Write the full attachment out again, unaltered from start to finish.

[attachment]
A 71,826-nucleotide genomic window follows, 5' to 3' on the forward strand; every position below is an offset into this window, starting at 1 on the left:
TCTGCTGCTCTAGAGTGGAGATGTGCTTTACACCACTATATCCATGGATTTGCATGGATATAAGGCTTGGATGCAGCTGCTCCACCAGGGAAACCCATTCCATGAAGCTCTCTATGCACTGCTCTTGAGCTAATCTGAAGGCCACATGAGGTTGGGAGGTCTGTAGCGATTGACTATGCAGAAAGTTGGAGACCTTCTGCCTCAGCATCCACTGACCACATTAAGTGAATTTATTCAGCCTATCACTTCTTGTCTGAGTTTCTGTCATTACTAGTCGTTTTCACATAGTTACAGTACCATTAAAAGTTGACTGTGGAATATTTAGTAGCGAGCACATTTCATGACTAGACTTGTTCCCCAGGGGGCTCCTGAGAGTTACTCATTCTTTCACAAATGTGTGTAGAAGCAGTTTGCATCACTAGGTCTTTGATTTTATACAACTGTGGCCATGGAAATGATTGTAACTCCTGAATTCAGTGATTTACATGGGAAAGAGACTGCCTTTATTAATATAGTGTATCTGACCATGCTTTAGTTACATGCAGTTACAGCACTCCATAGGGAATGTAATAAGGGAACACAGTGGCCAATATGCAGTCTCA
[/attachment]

A 71,826-nucleotide genomic window follows, 5' to 3' on the forward strand; every position below is an offset into this window, starting at 1 on the left:
TCTGCTGCTCTAGAGTGGAGATGTGCTTTACACCACTATATCCATGGATTTGCATGGATATAAGGCTTGGATGCAGCTGCTCCACCAGGGAAACCCATTCCATGAAGCTCTCTATGCACTGCTCTTGAGCTAATCTGAAGGCCACATGAGGTTGGGAGGTCTGTAGCGATTGACTATGCAGAAAGTTGGAGACCTTCTGCCTCAGCATCCACTGACCACATTAAGTGAATTTATTCAGCCTATCACTTCTTGTCTGAGTTTCTGTCATTACTAGTCGTTTTCACATAGTTACAGTACCATTAAAAGTTGACTGTGGAATATTTAGTAGCGAGCACATTTCATGACTAGACTTGTTCCCCAGGGGGCTCCTGAGAGTTACTCATTCTTTCACAAATGTGTGTAGAAGCAGTTTGCATCACTAGGTCTTTGATTTTATACAACTGTGGCCATGGAAATGATTGTAACTCCTGAATTCAGTGATTTACATGGGAAAGAGACTGCCTTTATTAATATAGTGTATCTGACCATGCTTTAGTTACATGCAGTTACAGCACTCCATAGGGAATGTAATAAGGGAACACAGTGGCCAATATGCAGTCTCA